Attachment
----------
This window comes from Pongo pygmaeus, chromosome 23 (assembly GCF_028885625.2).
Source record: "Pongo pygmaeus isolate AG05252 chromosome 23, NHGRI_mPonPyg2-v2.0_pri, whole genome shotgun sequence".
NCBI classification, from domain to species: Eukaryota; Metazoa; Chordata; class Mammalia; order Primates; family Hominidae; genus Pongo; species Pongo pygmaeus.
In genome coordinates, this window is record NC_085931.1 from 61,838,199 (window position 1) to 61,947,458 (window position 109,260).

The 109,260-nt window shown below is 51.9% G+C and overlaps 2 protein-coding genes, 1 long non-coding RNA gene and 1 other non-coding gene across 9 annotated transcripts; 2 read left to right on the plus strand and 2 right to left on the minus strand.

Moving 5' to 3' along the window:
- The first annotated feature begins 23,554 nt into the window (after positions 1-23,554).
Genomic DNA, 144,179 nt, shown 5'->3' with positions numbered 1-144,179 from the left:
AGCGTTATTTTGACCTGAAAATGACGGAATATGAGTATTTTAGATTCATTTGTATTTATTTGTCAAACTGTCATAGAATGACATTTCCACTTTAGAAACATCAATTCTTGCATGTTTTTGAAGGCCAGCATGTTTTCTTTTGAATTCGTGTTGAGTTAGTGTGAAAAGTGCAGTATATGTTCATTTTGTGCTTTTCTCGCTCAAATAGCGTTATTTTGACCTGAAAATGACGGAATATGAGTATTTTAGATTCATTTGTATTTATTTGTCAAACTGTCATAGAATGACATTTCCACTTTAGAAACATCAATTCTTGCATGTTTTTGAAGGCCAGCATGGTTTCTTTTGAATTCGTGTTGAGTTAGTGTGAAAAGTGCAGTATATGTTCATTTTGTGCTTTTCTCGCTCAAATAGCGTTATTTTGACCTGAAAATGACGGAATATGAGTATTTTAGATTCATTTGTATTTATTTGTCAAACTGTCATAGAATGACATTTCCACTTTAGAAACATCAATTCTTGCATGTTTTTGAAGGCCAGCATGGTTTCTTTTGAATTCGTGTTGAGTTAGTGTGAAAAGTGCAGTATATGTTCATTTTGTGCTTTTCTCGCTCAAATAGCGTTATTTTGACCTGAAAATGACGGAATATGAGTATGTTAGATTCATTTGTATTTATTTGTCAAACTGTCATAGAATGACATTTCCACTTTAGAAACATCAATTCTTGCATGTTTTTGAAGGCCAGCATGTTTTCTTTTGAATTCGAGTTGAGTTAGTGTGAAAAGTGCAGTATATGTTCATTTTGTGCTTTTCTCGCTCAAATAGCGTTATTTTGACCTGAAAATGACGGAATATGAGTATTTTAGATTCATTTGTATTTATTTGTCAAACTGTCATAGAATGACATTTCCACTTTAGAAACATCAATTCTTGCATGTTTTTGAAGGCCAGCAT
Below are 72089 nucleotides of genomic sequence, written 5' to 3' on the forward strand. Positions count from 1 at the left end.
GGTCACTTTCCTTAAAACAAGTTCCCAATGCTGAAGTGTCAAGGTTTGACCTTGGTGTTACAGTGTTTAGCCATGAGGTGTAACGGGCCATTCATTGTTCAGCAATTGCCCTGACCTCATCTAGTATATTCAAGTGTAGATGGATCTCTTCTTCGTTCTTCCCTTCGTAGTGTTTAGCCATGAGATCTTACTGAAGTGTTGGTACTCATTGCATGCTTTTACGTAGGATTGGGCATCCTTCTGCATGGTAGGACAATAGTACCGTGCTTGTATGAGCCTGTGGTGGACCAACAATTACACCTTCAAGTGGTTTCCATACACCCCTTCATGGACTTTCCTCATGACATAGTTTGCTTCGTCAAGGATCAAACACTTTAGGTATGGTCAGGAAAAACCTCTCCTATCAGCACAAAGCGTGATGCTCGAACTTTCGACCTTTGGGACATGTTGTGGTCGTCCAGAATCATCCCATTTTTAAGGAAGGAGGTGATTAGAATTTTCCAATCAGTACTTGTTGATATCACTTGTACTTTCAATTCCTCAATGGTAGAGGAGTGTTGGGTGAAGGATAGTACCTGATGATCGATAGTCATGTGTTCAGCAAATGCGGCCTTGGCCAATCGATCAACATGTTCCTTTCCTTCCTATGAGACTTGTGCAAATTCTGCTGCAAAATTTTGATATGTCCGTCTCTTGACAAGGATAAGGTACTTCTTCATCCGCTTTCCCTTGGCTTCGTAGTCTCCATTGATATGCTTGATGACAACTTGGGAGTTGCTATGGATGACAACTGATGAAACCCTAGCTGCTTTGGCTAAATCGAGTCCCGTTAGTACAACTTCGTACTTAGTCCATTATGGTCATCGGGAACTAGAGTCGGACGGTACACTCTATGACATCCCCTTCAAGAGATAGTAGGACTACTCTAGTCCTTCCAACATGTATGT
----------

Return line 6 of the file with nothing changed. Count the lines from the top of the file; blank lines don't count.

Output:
Moving 5' to 3' along the window: